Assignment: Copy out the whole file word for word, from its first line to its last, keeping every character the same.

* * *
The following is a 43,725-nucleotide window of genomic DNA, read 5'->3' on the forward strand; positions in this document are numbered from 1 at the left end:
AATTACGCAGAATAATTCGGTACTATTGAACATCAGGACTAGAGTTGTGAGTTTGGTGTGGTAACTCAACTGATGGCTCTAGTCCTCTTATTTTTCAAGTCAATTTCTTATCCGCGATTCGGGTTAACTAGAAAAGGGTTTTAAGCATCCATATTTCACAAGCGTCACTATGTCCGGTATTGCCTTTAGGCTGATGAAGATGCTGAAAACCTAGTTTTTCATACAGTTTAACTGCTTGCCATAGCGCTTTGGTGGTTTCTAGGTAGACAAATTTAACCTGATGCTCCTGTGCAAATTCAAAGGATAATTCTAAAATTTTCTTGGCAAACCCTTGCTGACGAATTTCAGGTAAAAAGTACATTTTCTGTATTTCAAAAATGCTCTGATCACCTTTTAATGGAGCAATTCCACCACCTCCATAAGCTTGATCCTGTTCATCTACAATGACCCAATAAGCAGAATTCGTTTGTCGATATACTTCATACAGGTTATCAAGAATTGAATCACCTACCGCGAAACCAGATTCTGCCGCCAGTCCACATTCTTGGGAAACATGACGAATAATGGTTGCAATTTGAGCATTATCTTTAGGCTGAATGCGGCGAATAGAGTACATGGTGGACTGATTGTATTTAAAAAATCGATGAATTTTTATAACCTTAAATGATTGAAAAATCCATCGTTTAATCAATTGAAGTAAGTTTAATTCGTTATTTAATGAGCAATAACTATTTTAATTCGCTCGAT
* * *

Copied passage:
The following is a 43,725-nucleotide window of genomic DNA, read 5'->3' on the forward strand; positions in this document are numbered from 1 at the left end:
AATTACGCAGAATAATTCGGTACTATTGAACATCAGGACTAGAGTTGTGAGTTTGGTGTGGTAACTCAACTGATGGCTCTAGTCCTCTTATTTTTCAAGTCAATTTCTTATCCGCGATTCGGGTTAACTAGAAAAGGGTTTTAAGCATCCATATTTCACAAGCGTCACTATGTCCGGTATTGCCTTTAGGCTGATGAAGATGCTGAAAACCTAGTTTTTCATACAGTTTAACTGCTTGCCATAGCGCTTTGGTGGTTTCTAGGTAGACAAATTTAACCTGATGCTCCTGTGCAAATTCAAAGGATAATTCTAAAATTTTCTTGGCAAACCCTTGCTGACGAATTTCAGGTAAAAAGTACATTTTCTGTATTTCAAAAATGCTCTGATCACCTTTTAATGGAGCAATTCCACCACCTCCATAAGCTTGATCCTGTTCATCTACAATGACCCAATAAGCAGAATTCGTTTGTCGATATACTTCATACAGGTTATCAAGAATTGAATCACCTACCGCGAAACCAGATTCTGCCGCCAGTCCACATTCTTGGGAAACATGACGAATAATGGTTGCAATTTGAGCATTATCTTTAGGCTGAATGCGGCGAATAGAGTACATGGTGGACTGATTGTATTTAAAAAATCGATGAATTTTTATAACCTTAAATGATTGAAAAATCCATCGTTTAATCAATTGAAGTAAGTTTAATTCGTTATTTAATGAGCAATAACTATTTTAATTCGCTCGAT